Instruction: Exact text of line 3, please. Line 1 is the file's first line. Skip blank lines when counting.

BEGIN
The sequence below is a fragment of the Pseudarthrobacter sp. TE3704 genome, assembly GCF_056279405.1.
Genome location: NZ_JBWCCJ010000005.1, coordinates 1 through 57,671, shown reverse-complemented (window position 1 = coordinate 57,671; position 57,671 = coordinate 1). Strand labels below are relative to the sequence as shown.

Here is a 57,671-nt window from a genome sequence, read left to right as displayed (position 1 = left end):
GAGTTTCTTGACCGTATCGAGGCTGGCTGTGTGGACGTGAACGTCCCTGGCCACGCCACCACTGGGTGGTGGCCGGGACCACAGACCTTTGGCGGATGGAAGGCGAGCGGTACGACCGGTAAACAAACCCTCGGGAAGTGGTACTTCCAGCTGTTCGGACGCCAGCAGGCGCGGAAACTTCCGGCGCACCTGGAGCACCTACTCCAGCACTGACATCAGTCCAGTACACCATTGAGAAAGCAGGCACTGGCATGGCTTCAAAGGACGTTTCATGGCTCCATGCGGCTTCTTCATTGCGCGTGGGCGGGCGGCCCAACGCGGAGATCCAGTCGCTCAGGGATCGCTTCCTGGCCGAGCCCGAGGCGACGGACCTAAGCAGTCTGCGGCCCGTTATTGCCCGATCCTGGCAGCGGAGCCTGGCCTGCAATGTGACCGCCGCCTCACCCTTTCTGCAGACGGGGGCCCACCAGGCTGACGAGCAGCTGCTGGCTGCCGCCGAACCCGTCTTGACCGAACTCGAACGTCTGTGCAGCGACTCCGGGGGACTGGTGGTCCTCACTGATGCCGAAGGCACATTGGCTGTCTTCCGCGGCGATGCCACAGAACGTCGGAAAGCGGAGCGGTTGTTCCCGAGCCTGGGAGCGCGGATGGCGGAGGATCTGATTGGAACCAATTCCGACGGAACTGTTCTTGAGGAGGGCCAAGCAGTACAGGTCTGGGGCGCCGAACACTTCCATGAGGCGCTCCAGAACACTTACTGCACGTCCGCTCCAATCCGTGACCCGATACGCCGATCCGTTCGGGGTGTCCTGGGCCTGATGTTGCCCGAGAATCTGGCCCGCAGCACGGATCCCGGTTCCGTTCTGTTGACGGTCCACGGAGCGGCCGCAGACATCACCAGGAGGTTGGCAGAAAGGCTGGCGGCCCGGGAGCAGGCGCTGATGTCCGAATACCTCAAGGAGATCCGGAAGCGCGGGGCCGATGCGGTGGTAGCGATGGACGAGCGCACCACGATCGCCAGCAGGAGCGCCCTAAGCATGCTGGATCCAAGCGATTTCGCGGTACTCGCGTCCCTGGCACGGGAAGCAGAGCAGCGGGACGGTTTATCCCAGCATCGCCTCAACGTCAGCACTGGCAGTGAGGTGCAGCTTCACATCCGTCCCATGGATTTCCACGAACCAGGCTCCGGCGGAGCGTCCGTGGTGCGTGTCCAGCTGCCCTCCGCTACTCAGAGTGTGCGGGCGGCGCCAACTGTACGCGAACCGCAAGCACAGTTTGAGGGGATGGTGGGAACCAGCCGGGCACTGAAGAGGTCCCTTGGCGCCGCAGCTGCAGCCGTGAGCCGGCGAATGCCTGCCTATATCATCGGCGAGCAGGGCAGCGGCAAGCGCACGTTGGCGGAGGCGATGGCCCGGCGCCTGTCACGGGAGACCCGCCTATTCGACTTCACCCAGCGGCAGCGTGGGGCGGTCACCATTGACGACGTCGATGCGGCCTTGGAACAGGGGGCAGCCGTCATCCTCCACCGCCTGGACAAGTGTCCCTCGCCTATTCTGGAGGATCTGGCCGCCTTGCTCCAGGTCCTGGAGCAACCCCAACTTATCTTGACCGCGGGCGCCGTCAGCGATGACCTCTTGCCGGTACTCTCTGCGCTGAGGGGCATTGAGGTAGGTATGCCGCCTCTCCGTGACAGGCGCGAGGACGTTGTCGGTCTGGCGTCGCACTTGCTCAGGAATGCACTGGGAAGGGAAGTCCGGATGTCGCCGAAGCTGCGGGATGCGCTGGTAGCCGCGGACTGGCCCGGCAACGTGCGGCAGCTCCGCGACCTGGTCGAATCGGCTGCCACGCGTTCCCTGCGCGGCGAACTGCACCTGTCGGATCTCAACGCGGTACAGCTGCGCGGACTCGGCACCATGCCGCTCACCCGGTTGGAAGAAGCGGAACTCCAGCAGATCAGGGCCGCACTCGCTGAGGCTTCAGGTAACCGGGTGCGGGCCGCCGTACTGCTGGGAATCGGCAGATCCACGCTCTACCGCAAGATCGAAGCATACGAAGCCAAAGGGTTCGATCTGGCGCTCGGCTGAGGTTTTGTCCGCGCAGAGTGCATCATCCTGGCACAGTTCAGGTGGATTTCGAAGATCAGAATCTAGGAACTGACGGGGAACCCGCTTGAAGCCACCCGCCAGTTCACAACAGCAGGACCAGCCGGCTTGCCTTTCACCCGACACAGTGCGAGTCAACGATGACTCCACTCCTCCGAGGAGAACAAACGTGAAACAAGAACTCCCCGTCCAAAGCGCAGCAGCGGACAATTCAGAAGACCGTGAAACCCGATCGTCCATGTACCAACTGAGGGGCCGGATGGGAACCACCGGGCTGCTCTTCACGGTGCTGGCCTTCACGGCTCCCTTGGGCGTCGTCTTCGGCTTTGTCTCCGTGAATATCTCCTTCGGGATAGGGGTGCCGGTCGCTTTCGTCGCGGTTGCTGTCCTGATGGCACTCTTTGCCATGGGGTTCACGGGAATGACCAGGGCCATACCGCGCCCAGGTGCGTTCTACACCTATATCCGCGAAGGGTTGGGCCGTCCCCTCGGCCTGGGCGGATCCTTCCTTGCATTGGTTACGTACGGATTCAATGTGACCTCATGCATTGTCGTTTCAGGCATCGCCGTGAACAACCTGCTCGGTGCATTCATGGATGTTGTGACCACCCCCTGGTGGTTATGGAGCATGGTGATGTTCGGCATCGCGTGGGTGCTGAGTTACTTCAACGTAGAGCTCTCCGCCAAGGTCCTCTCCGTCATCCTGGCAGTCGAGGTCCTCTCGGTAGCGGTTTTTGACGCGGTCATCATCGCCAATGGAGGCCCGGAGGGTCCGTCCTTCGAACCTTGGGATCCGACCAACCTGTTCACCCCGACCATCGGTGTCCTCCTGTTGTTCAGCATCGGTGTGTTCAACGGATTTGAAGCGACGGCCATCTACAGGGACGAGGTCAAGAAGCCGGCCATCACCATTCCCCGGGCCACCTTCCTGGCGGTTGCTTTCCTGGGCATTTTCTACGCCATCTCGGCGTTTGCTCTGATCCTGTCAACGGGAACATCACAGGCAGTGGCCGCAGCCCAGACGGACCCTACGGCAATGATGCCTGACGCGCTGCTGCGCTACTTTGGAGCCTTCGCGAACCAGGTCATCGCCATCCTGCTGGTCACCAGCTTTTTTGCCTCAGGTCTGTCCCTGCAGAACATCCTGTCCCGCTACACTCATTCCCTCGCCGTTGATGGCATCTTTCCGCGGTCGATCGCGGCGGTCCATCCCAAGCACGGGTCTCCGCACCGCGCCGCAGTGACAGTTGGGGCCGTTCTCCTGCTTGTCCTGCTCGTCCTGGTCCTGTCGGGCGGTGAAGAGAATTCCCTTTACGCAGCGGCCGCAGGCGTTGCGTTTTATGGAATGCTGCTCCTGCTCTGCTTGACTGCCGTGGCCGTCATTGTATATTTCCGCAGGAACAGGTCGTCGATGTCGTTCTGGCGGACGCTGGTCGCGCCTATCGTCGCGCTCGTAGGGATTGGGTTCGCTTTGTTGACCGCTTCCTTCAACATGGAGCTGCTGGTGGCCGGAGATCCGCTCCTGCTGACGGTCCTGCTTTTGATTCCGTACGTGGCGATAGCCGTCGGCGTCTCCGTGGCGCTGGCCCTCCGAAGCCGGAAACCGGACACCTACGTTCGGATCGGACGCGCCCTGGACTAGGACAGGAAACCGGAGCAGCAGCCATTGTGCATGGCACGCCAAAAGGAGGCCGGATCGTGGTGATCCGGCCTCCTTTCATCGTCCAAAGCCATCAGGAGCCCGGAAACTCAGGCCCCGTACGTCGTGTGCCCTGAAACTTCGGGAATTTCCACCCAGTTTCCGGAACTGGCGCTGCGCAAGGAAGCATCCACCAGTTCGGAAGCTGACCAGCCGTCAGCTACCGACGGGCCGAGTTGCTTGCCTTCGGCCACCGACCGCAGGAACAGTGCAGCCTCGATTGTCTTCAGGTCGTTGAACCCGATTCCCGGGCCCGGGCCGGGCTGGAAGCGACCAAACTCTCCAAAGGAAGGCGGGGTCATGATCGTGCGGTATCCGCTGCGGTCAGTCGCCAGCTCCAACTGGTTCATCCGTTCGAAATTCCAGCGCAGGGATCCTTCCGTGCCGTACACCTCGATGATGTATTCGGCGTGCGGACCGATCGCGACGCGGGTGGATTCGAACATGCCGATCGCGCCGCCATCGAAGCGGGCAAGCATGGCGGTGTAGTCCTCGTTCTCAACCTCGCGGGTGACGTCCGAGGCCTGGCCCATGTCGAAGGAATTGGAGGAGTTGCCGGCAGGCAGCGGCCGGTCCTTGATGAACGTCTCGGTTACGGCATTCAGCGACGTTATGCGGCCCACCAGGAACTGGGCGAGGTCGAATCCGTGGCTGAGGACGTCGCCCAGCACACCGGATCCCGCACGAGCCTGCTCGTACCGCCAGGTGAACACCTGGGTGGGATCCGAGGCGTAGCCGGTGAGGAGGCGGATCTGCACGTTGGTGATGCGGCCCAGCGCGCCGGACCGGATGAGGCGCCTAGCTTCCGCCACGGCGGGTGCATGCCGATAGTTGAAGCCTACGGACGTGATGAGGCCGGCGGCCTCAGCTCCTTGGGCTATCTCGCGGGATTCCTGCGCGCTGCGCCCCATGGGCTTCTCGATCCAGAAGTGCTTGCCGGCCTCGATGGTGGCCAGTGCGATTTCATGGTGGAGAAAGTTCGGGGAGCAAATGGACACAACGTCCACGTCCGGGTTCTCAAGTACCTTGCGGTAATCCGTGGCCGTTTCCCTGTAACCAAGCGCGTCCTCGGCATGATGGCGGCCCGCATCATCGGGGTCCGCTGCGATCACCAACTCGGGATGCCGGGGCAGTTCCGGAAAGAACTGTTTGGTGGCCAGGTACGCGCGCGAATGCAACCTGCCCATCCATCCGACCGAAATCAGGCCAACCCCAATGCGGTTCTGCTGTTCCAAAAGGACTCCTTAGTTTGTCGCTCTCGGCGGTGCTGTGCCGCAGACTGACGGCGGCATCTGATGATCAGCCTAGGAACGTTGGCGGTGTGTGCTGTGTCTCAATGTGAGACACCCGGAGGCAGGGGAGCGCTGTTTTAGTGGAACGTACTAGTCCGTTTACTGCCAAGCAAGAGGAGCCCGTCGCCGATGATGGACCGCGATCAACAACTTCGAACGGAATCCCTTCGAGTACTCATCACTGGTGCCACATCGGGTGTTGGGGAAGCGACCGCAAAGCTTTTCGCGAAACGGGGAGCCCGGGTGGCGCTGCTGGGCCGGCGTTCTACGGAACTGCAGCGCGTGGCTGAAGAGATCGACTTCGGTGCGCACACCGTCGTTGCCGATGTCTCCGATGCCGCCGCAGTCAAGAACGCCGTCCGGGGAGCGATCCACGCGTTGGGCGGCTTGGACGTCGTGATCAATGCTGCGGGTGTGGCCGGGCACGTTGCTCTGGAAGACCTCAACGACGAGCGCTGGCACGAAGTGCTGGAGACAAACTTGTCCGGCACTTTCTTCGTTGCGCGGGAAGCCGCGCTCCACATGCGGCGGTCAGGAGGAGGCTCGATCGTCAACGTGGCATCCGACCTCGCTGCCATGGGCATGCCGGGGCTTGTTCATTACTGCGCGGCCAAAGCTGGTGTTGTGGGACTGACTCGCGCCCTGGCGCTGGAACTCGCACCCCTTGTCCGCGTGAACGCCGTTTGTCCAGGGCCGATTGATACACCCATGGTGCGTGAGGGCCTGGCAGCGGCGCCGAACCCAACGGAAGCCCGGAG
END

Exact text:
Here is a 57,671-nt window from a genome sequence, read left to right as displayed (position 1 = left end):